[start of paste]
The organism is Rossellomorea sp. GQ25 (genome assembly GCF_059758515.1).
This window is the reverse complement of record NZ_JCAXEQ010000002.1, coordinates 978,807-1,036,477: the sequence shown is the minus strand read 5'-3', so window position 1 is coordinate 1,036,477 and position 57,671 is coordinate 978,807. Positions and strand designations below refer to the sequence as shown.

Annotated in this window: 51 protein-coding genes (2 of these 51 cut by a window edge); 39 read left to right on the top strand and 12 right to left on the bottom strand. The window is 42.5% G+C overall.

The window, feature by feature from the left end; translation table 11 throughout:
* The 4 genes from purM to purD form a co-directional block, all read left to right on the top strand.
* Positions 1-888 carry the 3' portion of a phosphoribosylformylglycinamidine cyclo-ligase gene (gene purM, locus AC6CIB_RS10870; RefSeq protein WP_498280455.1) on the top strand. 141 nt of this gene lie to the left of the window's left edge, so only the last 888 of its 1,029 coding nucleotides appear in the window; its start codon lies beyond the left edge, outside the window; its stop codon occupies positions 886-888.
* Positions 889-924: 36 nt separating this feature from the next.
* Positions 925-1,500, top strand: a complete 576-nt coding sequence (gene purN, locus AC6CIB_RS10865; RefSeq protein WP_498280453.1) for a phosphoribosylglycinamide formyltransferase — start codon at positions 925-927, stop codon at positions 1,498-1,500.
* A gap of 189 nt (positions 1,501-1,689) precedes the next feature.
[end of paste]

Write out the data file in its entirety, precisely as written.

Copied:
The organism is Rossellomorea sp. GQ25 (genome assembly GCF_059758515.1).
This window is the reverse complement of record NZ_JCAXEQ010000002.1, coordinates 978,807-1,036,477: the sequence shown is the minus strand read 5'-3', so window position 1 is coordinate 1,036,477 and position 57,671 is coordinate 978,807. Positions and strand designations below refer to the sequence as shown.

Annotated in this window: 51 protein-coding genes (2 of these 51 cut by a window edge); 39 read left to right on the top strand and 12 right to left on the bottom strand. The window is 42.5% G+C overall.

The window, feature by feature from the left end; translation table 11 throughout:
* The 4 genes from purM to purD form a co-directional block, all read left to right on the top strand.
* Positions 1-888 carry the 3' portion of a phosphoribosylformylglycinamidine cyclo-ligase gene (gene purM, locus AC6CIB_RS10870; RefSeq protein WP_498280455.1) on the top strand. 141 nt of this gene lie to the left of the window's left edge, so only the last 888 of its 1,029 coding nucleotides appear in the window; its start codon lies beyond the left edge, outside the window; its stop codon occupies positions 886-888.
* Positions 889-924: 36 nt separating this feature from the next.
* Positions 925-1,500, top strand: a complete 576-nt coding sequence (gene purN, locus AC6CIB_RS10865; RefSeq protein WP_498280453.1) for a phosphoribosylglycinamide formyltransferase — start codon at positions 925-927, stop codon at positions 1,498-1,500.
* A gap of 189 nt (positions 1,501-1,689) precedes the next feature.